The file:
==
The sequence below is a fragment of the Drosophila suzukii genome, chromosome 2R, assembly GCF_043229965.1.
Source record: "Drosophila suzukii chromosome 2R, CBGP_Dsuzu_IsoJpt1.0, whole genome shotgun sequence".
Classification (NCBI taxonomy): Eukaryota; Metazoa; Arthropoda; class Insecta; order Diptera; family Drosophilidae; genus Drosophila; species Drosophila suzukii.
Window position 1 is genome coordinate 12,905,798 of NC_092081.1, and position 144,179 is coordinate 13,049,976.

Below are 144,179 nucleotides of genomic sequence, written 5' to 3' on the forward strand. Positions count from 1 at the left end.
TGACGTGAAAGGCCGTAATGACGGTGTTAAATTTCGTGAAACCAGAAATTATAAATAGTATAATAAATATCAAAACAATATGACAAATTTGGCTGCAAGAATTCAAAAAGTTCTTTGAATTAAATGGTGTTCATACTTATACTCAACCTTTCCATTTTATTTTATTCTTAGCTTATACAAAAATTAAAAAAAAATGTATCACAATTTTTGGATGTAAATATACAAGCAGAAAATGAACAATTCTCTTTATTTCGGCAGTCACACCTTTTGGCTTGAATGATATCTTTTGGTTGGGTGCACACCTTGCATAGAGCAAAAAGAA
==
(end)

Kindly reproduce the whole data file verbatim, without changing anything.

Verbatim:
The sequence below is a fragment of the Drosophila suzukii genome, chromosome 2R, assembly GCF_043229965.1.
Source record: "Drosophila suzukii chromosome 2R, CBGP_Dsuzu_IsoJpt1.0, whole genome shotgun sequence".
Classification (NCBI taxonomy): Eukaryota; Metazoa; Arthropoda; class Insecta; order Diptera; family Drosophilidae; genus Drosophila; species Drosophila suzukii.
Window position 1 is genome coordinate 12,905,798 of NC_092081.1, and position 144,179 is coordinate 13,049,976.

Below are 144,179 nucleotides of genomic sequence, written 5' to 3' on the forward strand. Positions count from 1 at the left end.
TGACGTGAAAGGCCGTAATGACGGTGTTAAATTTCGTGAAACCAGAAATTATAAATAGTATAATAAATATCAAAACAATATGACAAATTTGGCTGCAAGAATTCAAAAAGTTCTTTGAATTAAATGGTGTTCATACTTATACTCAACCTTTCCATTTTATTTTATTCTTAGCTTATACAAAAATTAAAAAAAAATGTATCACAATTTTTGGATGTAAATATACAAGCAGAAAATGAACAATTCTCTTTATTTCGGCAGTCACACCTTTTGGCTTGAATGATATCTTTTGGTTGGGTGCACACCTTGCATAGAGCAAAAAGAA